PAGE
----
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What We Choose to

Missing Man
Swan's Way, 1998
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What We Choose to Remember

Proust taught me that memory is triggered by our senses: the whistling of trains, a glint of sunlight on a city street, and of course the particular taste of madeleine cake and tea. The memory-inspiring sensations Proust wrote about are spontaneous and unexpected, like the exquisite pleasure the narrator feels in the overture of Swann's Way when the combination of tea and cake startles his palate, sending him on a journey through the vicissitudes of memory toward the discovery of his own essence.
        On the other hand, some sensations are planned, the products of intention and will, designed to provoke memory, like a parent or child thumbing through the pictures in a family album. But even planned sensations may lead us into new and surprising landscapes.
        When I was young, Mother explained to me that the black and white photograph on the cover, which I first discovered in an album she'd put together, is a picture of my father, Steve Sr., and his brother Louis, whom I called “Oodie,” when they were seven and nine. The photo was taken behind Grandpa Heller's shed behind an alley off Fairmont Street in Kansas City.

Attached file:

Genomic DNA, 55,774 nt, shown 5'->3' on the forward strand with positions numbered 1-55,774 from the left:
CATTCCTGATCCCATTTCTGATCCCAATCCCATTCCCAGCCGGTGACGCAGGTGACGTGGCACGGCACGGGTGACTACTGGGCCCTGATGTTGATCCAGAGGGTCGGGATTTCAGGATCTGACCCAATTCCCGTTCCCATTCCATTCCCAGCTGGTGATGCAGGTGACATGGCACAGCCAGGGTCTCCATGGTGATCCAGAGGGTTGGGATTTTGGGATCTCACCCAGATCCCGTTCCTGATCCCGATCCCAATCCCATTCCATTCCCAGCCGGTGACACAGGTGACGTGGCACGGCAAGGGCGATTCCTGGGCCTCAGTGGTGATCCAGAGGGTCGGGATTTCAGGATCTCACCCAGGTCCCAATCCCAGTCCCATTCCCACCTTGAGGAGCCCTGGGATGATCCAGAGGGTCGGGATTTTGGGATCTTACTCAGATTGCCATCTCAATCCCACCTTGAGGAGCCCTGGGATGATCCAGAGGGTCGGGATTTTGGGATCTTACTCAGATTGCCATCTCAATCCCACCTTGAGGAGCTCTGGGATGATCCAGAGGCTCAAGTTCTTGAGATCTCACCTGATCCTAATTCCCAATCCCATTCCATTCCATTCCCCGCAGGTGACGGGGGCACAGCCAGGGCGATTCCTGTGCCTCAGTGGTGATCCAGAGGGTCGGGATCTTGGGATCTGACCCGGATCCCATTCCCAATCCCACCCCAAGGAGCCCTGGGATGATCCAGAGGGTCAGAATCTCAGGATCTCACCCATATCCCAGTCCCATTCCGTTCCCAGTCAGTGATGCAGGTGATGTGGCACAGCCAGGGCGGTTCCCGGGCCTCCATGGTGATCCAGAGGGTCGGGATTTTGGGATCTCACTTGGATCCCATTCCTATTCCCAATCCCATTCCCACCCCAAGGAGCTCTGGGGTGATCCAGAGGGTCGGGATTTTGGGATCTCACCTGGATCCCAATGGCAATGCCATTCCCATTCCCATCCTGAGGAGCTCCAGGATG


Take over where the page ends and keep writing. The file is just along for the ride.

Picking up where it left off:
It's the Roaring Twenties, though you could never tell it from the way Uncle Oodie is standing there stiff as a cardboard soldier, his knickers stuffed into his high-top boots, a goofy Alfred E. Neuman “What, me worry?” look on his face. But the funny one is Father, sitting on a big block of limestone with his legs crossed, staring straight into the camera with a constipated Jimmy Swaggert “God is watching you through me” expression. Father has a full head of fluffy light brown hair, the promise of a future that will never arrive. By the time he is forty, Father will be nearly bald. He and Oodie are both ornery, but from this picture you can tell Father is the misfit, the one who'll always get caught with his pants down, even when he tries to do right.
        But the odd part is this: Although the image certainly fits the characters of Father and Uncle Oodie as I remember them, when you turn the picture over, you discover it's actually a postcard. Are the boys in the photo really my father and uncle? Mother swears they are, but can't remember or explain how the picture came to be a postcard. Other photographs of my father and uncle at similar ages do not reveal their faces well enough to decide the issue.
        Whoever is pictured in the postcard, the following is true.
        When he's in his middle teens, Father will attempt to impress his own father by secretly building a Model T Ford from junk parts. An entire automobile from scrap. He will build it in a neighbor's barn, bolt by bolt, and paint it cherry red. When it's finally finished—when it actually runs—he will invite his own father, Louis Aloysius Heller, to come see it. “I made this all by myself,” he will tell his father.